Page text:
Today I thought I’d post another excerpt from The Alchemy of World and Soul. Below is a chapter called Where Science and Religion Can Be Compatible:

Physicist Sean Carroll wrote recently that “The reason why science and religion are actually incompatible is that, in the real world, they reach incompatible conclusions. It’s worth noting that this incompatibility is perfectly evident to any fair-minded person who cares to look. Different religions make very different claims, but they typically end up saying things like ‘God made the universe in six days’ or ‘Jesus died and was resurrected’ or ‘Moses parted the Red Sea’ or ‘dead souls are reincarnated in accordance with their karmic burden.’ And science says: none of that is true. So there you go, incompatibility.”[i]

While I agree with everything Carroll wrote, I disagree with his conclusion. He and most others conceptualize Religion (capital R) as being a whole thing rather than being made up of several constituent aspects, some of which, I believe, are compatible with Science (capital S). Religion can be subdivided into the aspects of Mythology, Theology, Ritual, Ethics, Spirituality, and Mysticism, some of which are compatible, at different levels, with Science.

Mythology is the stories that a particular religion tells about the world and its founders. If these stories have no historical or provable component, they require Faith (yes, with a capital F). The Mythology of Religion is not compatible with Science. Science requires proof for belief and remains willing to change its mind. Mythology must be taken on faith.

Theology is the way the myths are interpreted, and how doctrine is explained and defined over time. Theology changes, but myths do not. Here, as with Mythology, there can be little compatibility with Science. Theology generally seeks to reinforce the founding beliefs espoused by Mythology and give them legitimacy through philosophical rationalization rather than empirical evidence. One proves the existence of a supreme being that created the universe with Theology but not with Science (unless some better evidence to the contrary arises at some point).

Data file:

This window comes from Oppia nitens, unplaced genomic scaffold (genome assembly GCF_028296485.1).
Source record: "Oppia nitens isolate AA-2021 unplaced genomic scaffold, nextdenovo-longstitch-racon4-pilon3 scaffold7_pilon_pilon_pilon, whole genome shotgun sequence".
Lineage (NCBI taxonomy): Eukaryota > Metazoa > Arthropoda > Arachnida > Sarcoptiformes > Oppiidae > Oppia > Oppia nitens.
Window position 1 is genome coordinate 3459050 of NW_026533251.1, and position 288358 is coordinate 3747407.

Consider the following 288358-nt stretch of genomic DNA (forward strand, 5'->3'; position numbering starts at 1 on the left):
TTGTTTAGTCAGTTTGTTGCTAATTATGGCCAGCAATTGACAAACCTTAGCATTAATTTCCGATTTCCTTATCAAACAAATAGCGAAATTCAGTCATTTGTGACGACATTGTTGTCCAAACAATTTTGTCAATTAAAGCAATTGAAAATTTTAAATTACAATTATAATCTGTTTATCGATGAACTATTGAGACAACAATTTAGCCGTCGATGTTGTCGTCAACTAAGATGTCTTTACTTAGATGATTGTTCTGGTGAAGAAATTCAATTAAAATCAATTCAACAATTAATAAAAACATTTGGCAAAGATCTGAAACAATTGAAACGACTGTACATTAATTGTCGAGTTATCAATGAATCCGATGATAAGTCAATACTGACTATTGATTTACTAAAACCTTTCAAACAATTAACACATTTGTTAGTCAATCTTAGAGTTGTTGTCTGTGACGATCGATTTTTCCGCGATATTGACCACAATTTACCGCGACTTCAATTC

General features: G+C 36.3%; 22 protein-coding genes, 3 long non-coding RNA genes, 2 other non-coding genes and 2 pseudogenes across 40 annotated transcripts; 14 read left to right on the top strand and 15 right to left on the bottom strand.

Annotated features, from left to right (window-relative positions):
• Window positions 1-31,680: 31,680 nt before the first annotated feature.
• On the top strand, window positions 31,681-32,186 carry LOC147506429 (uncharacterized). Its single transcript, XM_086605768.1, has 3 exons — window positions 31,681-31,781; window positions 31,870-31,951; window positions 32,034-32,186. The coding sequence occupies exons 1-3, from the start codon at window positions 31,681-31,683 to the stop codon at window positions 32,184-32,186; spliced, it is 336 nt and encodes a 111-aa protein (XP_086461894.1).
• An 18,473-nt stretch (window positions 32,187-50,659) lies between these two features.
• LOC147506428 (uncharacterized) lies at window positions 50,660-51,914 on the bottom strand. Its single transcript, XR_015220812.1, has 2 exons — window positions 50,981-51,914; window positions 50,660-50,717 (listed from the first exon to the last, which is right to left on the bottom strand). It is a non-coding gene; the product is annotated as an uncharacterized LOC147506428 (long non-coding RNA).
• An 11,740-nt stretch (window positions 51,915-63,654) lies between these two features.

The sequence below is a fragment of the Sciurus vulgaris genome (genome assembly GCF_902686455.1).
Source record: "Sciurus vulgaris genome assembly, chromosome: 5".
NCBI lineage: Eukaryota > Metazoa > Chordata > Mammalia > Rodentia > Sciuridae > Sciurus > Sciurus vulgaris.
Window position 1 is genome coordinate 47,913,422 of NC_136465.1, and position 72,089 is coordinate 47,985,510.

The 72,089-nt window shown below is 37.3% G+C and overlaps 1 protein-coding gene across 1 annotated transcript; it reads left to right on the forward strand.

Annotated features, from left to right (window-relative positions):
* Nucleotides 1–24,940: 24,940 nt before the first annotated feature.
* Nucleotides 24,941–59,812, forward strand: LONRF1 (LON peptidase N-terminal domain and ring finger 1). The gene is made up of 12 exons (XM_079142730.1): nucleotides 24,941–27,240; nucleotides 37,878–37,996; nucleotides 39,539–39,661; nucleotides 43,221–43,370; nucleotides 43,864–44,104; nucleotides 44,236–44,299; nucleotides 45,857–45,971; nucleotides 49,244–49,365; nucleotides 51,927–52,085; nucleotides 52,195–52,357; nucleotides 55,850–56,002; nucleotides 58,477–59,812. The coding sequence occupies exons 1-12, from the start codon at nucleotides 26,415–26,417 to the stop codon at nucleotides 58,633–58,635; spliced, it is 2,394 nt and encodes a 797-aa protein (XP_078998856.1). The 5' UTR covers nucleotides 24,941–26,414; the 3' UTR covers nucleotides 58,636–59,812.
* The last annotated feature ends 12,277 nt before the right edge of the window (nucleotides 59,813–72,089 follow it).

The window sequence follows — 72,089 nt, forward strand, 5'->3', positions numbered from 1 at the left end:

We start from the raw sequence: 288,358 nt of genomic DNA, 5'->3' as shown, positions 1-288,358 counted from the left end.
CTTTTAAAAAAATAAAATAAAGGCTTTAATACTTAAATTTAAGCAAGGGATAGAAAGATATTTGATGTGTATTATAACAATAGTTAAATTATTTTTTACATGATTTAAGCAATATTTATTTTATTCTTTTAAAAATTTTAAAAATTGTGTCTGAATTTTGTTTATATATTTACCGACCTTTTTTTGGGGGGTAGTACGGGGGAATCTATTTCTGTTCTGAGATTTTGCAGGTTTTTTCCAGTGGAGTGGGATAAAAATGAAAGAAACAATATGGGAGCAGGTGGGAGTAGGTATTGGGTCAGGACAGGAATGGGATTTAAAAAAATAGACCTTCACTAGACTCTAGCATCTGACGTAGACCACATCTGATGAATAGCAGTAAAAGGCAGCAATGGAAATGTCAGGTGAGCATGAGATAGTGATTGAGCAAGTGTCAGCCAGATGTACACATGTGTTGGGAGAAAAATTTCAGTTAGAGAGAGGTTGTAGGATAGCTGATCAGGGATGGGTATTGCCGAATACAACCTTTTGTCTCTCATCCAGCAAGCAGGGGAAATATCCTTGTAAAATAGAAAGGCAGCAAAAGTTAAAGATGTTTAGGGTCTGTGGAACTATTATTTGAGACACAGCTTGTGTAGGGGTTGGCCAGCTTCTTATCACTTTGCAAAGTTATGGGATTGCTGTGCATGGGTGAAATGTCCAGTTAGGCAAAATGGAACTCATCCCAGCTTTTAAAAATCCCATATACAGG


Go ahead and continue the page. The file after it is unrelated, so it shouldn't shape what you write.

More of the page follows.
Ritual is the way a religion is expressed in practice — the liturgy, prayers, and practices that comprise the collective and individual worship. That final word — worship — is the key indicator that Ritual is not compatible with Science. There simply isn’t any overlap between Ritual and Science, unless it is in the anthropological study of religious ritual.

Ethics, the moral values and injunctions that a religion promulgates, are usually thought of as the purview of philosophy, but I think Science can study ethics. Certainly, psychologists study the ethical development of humans, and sociologists and anthropologists can study the ethical behaviors of different societies around the world and throughout history. While these fields are not what are typically thought of as “hard” science, they all make use of the scientific method to establish facts about the human world.

Spirituality, the intentional cultivation of peaceful states of mind (like love, compassion, patience, and equanimity), is another aspect of Religion that can be compatible with Science — in particular, psychology. Psychologists can and do study different states of mind, the means for achieving them, and their effects on individuals and communities.

Lastly, Mysticism, by which I mean the meditative practices for achieving deep states of conscious awareness in which perceptions about the nature of reality are heightened or expanded, can be an aspect of Religion that is compatible with Science. Neurologists can study the way these states of mind impact, and are impacted by, the brain. Mysticism is an inner mental practice of examining the Ultimate Nature of Reality, an area Science leaves to math and physics. The mystic perception of the Ultimate Nature of Reality could provide a useful perspective for mathematicians and physicists to explore the universe through Science.

You can continue reading the rest of the excerpt here.

[i] See:

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